China is more than happy to invest in Ukraine, but the country needs to step back from being too dependent on the West, says one Chinese expert.
Last week, China and Ukraine announced that China will be making several investments in infrastructure in Ukraine, and new details have now been made public. The deal has taken three years to complete, and China is set to invest in Ukrainian bridges, highways, and railways, according to The South China Morning Post. It will make Ukraine a more significant part of Beijing’s Belt and Road Initiative, which is supposed to develop a better trade route between China and the European market, focusing on the EU.
The deal could mean better infrastructure in Ukraine, but it is not so much that which is attracting attention these days in the media. Instead, several sources point out that China decided to finally sign the agreement, only after Ukraine withdrew its statement criticizing China’s policies in Xinjiang and urging China to allow UN human rights chief access.
“Ukraine can only embrace China more since both the EU and Nato have not shown much interest in Ukraine joining for now,” said Li Lifan, a senior fellow at the Shanghai Academy of Social Sciences, “… China aims to have more high-quality overseas investment projects in this first year of the five-year plan, while Ukraine needs more infrastructure investment to support its economic development as well as the Chinese market to export its food.”
Yang Jin, an expert on Russian affairs from the Chinese Academy of Social Sciences, told The South China Morning Post that Ukraine is trying to “find a balance between China, Russia, and the United States.”
The road forward
Both experts told the paper that Ukraine and China have many common interests in the economy and that it is logical that the two countries will cooperate more. However, they are not confident that there is a connection between Ukraine’s withdrawal of its statement and China signing the infrastructure deal. Other experts, however, see things differently.
Song Kui, who is the president of the Contemporary China-Russia Regional Economy Research Institute, told the Chinese paper Global Times that Ukraine needs to do more to detach itself from the West if it wants more investments moving forward.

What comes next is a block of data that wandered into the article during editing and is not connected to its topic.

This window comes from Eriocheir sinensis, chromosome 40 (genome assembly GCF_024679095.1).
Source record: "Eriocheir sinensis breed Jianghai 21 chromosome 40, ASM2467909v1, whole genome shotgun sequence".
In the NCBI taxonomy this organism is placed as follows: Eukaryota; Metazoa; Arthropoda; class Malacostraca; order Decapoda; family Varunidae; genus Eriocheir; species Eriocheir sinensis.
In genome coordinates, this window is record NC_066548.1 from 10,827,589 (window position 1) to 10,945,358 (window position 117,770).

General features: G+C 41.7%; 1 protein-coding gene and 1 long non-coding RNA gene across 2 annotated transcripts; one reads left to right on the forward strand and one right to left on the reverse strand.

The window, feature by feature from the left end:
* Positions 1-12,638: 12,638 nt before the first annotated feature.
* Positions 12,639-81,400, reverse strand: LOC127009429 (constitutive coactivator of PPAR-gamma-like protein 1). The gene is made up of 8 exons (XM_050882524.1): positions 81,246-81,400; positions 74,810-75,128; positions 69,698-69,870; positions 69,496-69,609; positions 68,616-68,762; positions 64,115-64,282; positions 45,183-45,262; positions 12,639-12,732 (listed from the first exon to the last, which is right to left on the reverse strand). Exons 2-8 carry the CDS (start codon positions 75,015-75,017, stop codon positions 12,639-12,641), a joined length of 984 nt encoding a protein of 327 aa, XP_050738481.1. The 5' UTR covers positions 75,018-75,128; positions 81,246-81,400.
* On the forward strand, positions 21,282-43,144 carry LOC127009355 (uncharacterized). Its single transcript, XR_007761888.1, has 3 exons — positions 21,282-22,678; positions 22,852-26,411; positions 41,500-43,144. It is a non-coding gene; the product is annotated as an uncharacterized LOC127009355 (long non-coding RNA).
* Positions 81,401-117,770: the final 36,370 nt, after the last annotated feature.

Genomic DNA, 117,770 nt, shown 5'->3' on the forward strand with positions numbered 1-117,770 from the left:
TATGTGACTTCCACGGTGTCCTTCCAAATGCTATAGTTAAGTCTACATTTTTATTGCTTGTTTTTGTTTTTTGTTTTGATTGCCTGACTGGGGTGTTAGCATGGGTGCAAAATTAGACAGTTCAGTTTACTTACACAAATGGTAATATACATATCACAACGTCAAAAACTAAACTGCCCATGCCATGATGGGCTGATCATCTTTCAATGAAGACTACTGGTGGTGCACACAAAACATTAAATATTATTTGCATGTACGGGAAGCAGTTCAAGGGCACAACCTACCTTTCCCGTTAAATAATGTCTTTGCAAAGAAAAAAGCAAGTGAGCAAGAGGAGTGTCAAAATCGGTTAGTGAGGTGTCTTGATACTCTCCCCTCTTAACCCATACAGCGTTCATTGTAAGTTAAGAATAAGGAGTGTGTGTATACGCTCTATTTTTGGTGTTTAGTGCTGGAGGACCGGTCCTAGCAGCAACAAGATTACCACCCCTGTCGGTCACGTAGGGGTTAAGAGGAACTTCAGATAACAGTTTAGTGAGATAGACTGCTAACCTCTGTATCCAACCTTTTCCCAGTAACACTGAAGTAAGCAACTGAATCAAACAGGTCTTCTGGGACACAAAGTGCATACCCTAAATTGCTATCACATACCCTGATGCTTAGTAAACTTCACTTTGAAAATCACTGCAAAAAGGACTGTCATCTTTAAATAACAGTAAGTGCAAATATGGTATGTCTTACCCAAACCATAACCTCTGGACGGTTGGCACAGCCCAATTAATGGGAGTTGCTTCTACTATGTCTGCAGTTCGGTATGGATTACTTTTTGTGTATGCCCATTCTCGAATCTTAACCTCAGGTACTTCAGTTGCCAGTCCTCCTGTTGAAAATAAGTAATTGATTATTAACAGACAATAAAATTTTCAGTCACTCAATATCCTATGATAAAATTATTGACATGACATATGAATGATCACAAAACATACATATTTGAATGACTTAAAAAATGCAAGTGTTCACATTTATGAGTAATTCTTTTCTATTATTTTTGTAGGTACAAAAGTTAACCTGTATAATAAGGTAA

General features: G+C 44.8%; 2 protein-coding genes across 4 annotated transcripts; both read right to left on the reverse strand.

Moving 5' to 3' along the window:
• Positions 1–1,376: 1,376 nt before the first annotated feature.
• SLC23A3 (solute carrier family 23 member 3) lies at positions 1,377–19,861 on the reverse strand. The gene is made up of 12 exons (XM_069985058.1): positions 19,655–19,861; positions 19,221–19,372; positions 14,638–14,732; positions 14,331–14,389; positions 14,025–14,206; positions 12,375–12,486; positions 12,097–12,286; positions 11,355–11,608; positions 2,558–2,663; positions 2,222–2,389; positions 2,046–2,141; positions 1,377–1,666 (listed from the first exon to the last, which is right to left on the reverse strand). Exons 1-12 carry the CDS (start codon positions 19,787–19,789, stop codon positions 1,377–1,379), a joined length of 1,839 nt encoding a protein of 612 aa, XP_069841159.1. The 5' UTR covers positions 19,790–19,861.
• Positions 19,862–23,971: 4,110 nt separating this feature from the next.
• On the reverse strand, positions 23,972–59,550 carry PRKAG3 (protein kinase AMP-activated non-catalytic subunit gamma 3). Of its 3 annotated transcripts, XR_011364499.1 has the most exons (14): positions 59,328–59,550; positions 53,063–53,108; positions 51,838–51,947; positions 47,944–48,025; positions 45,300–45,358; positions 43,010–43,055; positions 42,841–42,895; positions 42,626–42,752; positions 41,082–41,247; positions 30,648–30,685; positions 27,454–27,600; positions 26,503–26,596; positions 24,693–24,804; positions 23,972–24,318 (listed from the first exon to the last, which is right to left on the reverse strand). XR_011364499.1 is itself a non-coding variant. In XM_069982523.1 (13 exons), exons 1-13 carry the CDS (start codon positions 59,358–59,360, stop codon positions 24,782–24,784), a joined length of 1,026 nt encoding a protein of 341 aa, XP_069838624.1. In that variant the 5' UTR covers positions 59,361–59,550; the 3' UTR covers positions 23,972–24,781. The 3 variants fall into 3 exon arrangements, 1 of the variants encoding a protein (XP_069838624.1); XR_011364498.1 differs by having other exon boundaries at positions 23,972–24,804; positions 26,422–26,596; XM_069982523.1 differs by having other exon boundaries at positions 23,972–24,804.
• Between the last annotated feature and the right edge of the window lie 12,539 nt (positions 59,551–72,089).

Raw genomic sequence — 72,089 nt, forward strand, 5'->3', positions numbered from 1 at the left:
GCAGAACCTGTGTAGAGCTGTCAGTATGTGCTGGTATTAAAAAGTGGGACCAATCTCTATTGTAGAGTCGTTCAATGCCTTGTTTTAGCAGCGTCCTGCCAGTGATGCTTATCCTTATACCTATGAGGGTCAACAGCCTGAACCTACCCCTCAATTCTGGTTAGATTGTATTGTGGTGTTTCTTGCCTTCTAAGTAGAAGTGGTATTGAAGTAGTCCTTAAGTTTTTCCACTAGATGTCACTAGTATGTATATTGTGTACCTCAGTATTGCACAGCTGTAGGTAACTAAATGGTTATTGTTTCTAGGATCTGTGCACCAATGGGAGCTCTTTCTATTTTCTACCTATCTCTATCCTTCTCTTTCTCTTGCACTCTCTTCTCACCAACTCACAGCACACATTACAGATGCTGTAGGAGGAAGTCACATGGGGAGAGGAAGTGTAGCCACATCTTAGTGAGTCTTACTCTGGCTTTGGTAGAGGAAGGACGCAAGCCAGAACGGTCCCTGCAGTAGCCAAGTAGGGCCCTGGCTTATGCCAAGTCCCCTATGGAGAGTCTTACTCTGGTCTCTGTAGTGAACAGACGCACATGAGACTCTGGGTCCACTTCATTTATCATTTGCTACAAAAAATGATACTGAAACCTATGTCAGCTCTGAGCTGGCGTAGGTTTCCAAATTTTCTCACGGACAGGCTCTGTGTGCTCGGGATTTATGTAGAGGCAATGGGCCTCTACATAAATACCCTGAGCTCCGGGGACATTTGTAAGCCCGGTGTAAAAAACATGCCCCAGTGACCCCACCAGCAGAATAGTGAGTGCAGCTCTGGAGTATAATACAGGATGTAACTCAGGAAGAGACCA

“If Kyiv can recognize the situation and get rid of the country’s dependence on the West, the prospects for China-Ukraine cooperation are good,” said Kui, “… Cooperation is undoubtedly beneficial to Ukraine’s economic development. Now, infrastructure is the cooperation focus. I believe that in the future, more cooperation will be carried out in industry and high technology.”
The Global Times also quoted the Chinese Foreign Ministry for saying that Ukraine’s withdrawal from signing the statement showed “Ukraine’s spirit of independence and its respect for facts.”
Motor Sich – the ghost from the past
In the new deal, China and Ukraine commit “to encourage companies and financial institutions of both countries to actively cooperate in the construction of infrastructure facilities,” according to the Ukrainian news outlet Ukrinform. The two countries will also promote closer economic ties and assist each other in joint projects. China is now Ukraine’s largest trading partner, and the new deal will only strengthen that position.
The infrastructure deal marks a fresh start in the relationship between the two countries after turmoil earlier this year. In Winter, Ukraine decided to side with the U.S. over the Ukrainian motor engine company Motor Sich, which the Chinese had bought. Among other things, the company produces engines for military helicopters and planes, and the U.S. did not like the idea of China getting access to new technology.
Andrej Buzarov, an expert at the Thinktank KyivStratPro, told Ukrainenu that Ukraine’s decision to side with the U.S. could result in a deteriorating relationship with China.
“I think this will logically freeze relations between Ukraine and China. It may have an impact on China’s investment in Ukraine, but we do not know yet,” said Buzarov.